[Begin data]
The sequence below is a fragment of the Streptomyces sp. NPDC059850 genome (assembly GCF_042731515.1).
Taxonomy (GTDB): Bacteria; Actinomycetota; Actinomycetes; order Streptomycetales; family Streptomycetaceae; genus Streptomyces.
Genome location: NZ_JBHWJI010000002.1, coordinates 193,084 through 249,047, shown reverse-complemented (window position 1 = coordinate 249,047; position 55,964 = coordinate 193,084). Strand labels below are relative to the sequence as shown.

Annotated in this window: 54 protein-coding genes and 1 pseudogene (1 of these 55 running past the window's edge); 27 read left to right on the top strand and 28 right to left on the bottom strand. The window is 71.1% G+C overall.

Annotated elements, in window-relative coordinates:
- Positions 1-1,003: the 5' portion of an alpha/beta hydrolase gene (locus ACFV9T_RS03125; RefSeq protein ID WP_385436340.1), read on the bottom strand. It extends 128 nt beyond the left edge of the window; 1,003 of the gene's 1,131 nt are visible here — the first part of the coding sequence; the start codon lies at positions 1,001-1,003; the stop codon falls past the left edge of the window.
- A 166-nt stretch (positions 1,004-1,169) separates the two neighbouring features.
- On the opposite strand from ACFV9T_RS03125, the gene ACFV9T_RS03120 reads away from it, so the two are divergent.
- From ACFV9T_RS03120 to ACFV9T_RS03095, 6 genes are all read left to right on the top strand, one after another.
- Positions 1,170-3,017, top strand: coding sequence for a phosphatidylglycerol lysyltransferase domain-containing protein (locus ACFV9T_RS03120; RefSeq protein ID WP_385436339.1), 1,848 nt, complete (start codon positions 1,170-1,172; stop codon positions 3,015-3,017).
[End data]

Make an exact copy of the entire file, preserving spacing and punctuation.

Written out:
The sequence below is a fragment of the Streptomyces sp. NPDC059850 genome (assembly GCF_042731515.1).
Taxonomy (GTDB): Bacteria; Actinomycetota; Actinomycetes; order Streptomycetales; family Streptomycetaceae; genus Streptomyces.
Genome location: NZ_JBHWJI010000002.1, coordinates 193,084 through 249,047, shown reverse-complemented (window position 1 = coordinate 249,047; position 55,964 = coordinate 193,084). Strand labels below are relative to the sequence as shown.

Annotated in this window: 54 protein-coding genes and 1 pseudogene (1 of these 55 running past the window's edge); 27 read left to right on the top strand and 28 right to left on the bottom strand. The window is 71.1% G+C overall.

Annotated elements, in window-relative coordinates:
- Positions 1-1,003: the 5' portion of an alpha/beta hydrolase gene (locus ACFV9T_RS03125; RefSeq protein ID WP_385436340.1), read on the bottom strand. It extends 128 nt beyond the left edge of the window; 1,003 of the gene's 1,131 nt are visible here — the first part of the coding sequence; the start codon lies at positions 1,001-1,003; the stop codon falls past the left edge of the window.
- A 166-nt stretch (positions 1,004-1,169) separates the two neighbouring features.
- On the opposite strand from ACFV9T_RS03125, the gene ACFV9T_RS03120 reads away from it, so the two are divergent.
- From ACFV9T_RS03120 to ACFV9T_RS03095, 6 genes are all read left to right on the top strand, one after another.
- Positions 1,170-3,017, top strand: coding sequence for a phosphatidylglycerol lysyltransferase domain-containing protein (locus ACFV9T_RS03120; RefSeq protein ID WP_385436339.1), 1,848 nt, complete (start codon positions 1,170-1,172; stop codon positions 3,015-3,017).